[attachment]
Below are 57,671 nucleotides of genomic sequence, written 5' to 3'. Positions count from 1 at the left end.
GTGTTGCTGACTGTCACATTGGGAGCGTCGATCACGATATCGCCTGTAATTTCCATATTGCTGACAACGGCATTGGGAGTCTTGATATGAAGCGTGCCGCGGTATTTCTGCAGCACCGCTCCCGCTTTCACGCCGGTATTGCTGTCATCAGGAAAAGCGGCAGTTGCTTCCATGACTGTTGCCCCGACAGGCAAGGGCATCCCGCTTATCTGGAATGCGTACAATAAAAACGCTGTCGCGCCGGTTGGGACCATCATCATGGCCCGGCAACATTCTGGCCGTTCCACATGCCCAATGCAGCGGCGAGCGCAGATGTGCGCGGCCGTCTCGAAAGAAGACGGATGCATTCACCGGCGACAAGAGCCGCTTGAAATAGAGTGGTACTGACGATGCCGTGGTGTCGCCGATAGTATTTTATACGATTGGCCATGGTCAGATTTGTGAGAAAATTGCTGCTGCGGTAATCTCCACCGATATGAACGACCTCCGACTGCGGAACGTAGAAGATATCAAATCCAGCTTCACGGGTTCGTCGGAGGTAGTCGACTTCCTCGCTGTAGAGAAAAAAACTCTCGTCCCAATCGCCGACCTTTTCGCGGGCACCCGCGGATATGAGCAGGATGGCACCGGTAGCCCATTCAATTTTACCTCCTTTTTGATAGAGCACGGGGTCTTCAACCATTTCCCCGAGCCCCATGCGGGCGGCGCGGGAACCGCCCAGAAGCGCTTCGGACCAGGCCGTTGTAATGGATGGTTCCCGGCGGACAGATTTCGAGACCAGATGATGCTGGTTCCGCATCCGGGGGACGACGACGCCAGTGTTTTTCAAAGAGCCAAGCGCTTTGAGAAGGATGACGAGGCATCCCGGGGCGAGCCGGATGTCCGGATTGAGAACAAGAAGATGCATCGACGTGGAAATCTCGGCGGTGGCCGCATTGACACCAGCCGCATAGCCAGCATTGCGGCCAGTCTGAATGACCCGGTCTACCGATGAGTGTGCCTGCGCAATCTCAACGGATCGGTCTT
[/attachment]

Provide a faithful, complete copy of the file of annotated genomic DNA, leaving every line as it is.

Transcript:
Below are 57,671 nucleotides of genomic sequence, written 5' to 3'. Positions count from 1 at the left end.
GTGTTGCTGACTGTCACATTGGGAGCGTCGATCACGATATCGCCTGTAATTTCCATATTGCTGACAACGGCATTGGGAGTCTTGATATGAAGCGTGCCGCGGTATTTCTGCAGCACCGCTCCCGCTTTCACGCCGGTATTGCTGTCATCAGGAAAAGCGGCAGTTGCTTCCATGACTGTTGCCCCGACAGGCAAGGGCATCCCGCTTATCTGGAATGCGTACAATAAAAACGCTGTCGCGCCGGTTGGGACCATCATCATGGCCCGGCAACATTCTGGCCGTTCCACATGCCCAATGCAGCGGCGAGCGCAGATGTGCGCGGCCGTCTCGAAAGAAGACGGATGCATTCACCGGCGACAAGAGCCGCTTGAAATAGAGTGGTACTGACGATGCCGTGGTGTCGCCGATAGTATTTTATACGATTGGCCATGGTCAGATTTGTGAGAAAATTGCTGCTGCGGTAATCTCCACCGATATGAACGACCTCCGACTGCGGAACGTAGAAGATATCAAATCCAGCTTCACGGGTTCGTCGGAGGTAGTCGACTTCCTCGCTGTAGAGAAAAAAACTCTCGTCCCAATCGCCGACCTTTTCGCGGGCACCCGCGGATATGAGCAGGATGGCACCGGTAGCCCATTCAATTTTACCTCCTTTTTGATAGAGCACGGGGTCTTCAACCATTTCCCCGAGCCCCATGCGGGCGGCGCGGGAACCGCCCAGAAGCGCTTCGGACCAGGCCGTTGTAATGGATGGTTCCCGGCGGACAGATTTCGAGACCAGATGATGCTGGTTCCGCATCCGGGGGACGACGACGCCAGTGTTTTTCAAAGAGCCAAGCGCTTTGAGAAGGATGACGAGGCATCCCGGGGCGAGCCGGATGTCCGGATTGAGAACAAGAAGATGCATCGACGTGGAAATCTCGGCGGTGGCCGCATTGACACCAGCCGCATAGCCAGCATTGCGGCCAGTCTGAATGACCCGGTCTACCGATGAGTGTGCCTGCGCAATCTCAACGGATCGGTCTT